Hang on, Sloopy
Buckeyes move past USC in latest BCS standings -- by only 0.19
Posted: Monday November 17, 2003 6:57PM; Updated: Tuesday November 18, 2003 3:00AM
NEW YORK (AP) -- Ohio State moved past USC into second place in the BCS standings Monday. Even so, the Buckeyes might need more than a win at Michigan to defend their championship. (Complete standings)
The Buckeyes edged ahead of Southern California by 0.19 points following their 16-13 overtime win over Purdue. The Trojans lost ground in the computers and strength of schedule after winning 45-0 at Arizona (2-9).
"That's great, I guess, but it doesn't really mean anything until we go up and play Michigan," Ohio State defensive end Will Smith said. "After we play Michigan and hopefully come out with a win, then we can see where we're ranked then."
Oklahoma (10-0) remained the runaway leader in the standings that will determine which two teams will play for the national championship in the Sugar Bowl.
The Sooners have a 1.0 for poll average, 1.0 for computer-rank average, 0.40 for strength of schedule, zero for losses and 0.6 bonus points for beating fifth-place Texas for a 1.8.
Ohio State was second with 7.52 points, followed by USC at 7.71 and LSU at 12.21.
"I wasn't concerned about it last week and I am not concerned about it this week," USC coach Pete Carroll said. "We have a big game coming up against UCLA. We're just trying to take care of business this week."
TCU, the only undefeated team in Division I-A along with Oklahoma, fell from sixth to eighth. The Horned Frogs need to be in the top six to guarantee an at-large berth in a BCS bowl.
The biggest development this week was Ohio State's move to second, although it might just be temporary.
Even with a win against a quality opponent like Michigan, the Buckeyes can't improve their computer ranking unless Oklahoma loses. They are second in six of the computers and third in the other, but the lowest ranking is dropped.
Also, Ohio State's strength of schedule will only improve marginally after this week's game.
USC, which ends the season against UCLA (6-5) and Oregon State (7-3), could edge up a bit in the strength of schedule and the computers. The Trojans also could benefit with a bigger quality-win bonus if Washington State moves up from 10th in the BCS.
"You can't look at the numbers without looking ahead," BCS expert Jerry Palm said. "The big misconception about the BCS is people think it works like the polls do where if you win you won't drop. It doesn't."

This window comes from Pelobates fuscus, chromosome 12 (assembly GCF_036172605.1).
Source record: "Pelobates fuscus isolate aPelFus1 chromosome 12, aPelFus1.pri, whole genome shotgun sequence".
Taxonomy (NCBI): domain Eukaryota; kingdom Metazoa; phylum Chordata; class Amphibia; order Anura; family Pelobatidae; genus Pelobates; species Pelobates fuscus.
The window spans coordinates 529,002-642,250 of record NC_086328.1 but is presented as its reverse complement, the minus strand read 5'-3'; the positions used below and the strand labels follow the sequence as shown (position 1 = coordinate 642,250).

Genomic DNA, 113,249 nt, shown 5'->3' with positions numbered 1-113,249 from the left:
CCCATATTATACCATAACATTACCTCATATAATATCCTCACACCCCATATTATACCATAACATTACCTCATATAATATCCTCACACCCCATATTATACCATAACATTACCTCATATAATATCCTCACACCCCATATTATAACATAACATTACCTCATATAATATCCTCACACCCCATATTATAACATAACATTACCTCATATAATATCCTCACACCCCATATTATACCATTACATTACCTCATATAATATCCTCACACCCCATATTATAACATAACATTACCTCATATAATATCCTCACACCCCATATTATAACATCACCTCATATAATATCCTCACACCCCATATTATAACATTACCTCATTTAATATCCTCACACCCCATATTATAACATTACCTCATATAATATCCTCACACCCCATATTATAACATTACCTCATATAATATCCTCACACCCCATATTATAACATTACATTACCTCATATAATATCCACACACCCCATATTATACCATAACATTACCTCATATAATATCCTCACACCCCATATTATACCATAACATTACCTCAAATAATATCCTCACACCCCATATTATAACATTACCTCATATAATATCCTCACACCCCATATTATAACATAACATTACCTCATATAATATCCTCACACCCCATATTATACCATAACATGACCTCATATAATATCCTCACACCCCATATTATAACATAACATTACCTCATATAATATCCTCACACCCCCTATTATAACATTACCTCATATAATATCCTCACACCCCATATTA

Palm did say that the Buckeyes will be almost impossible to catch if LSU loses, which would allow Ohio State to move from fourth place to third in the polls.
"What is most important at this time is the Ohio State-Michigan rivalry and the Big Ten championship," Ohio State coach Jim Tressel said. "Right now, the BCS rankings are secondary."
Texas remained fifth this week, followed by Tennessee, Georgia, TCU, Michigan and Washington State.
Georgia remained in the best position to win the SEC East. If there is a three-way tie with the Bulldogs, Tennessee and Florida, the winner will be determined by the BCS standings.
The Bulldogs need to stay within five spots of the Volunteers to get the right to play in the title game because they beat Tennessee earlier this year.
If Tennessee loses to either Vanderbilt or Kentucky, Florida would win a head-to-head tiebreaker with Georgia bases on its win over the Bulldogs earlier this month.
If Georgia loses to either Kentucky or Georgia Tech, Tennessee would likely win the East.
The BCS was started five years ago to create a national title game without playoffs. Champions of six conferences -- the ACC, Big East, Big Ten, Big 12, Pac-10 and SEC -- qualify for a BCS game, and two at-large teams are selected to fill out the field.
The BCS formula uses the AP media and USA Today/ESPN coaches' polls, seven computer rankings, strength of schedule, losses and a bonus-point system for quality wins.
The seven computer rankings are operated by Anderson & Hester, Billingsley, Colley Matrix, Kenneth Massey, The New York Times, Jeff Sagarin's USA Today and Peter Wolfe.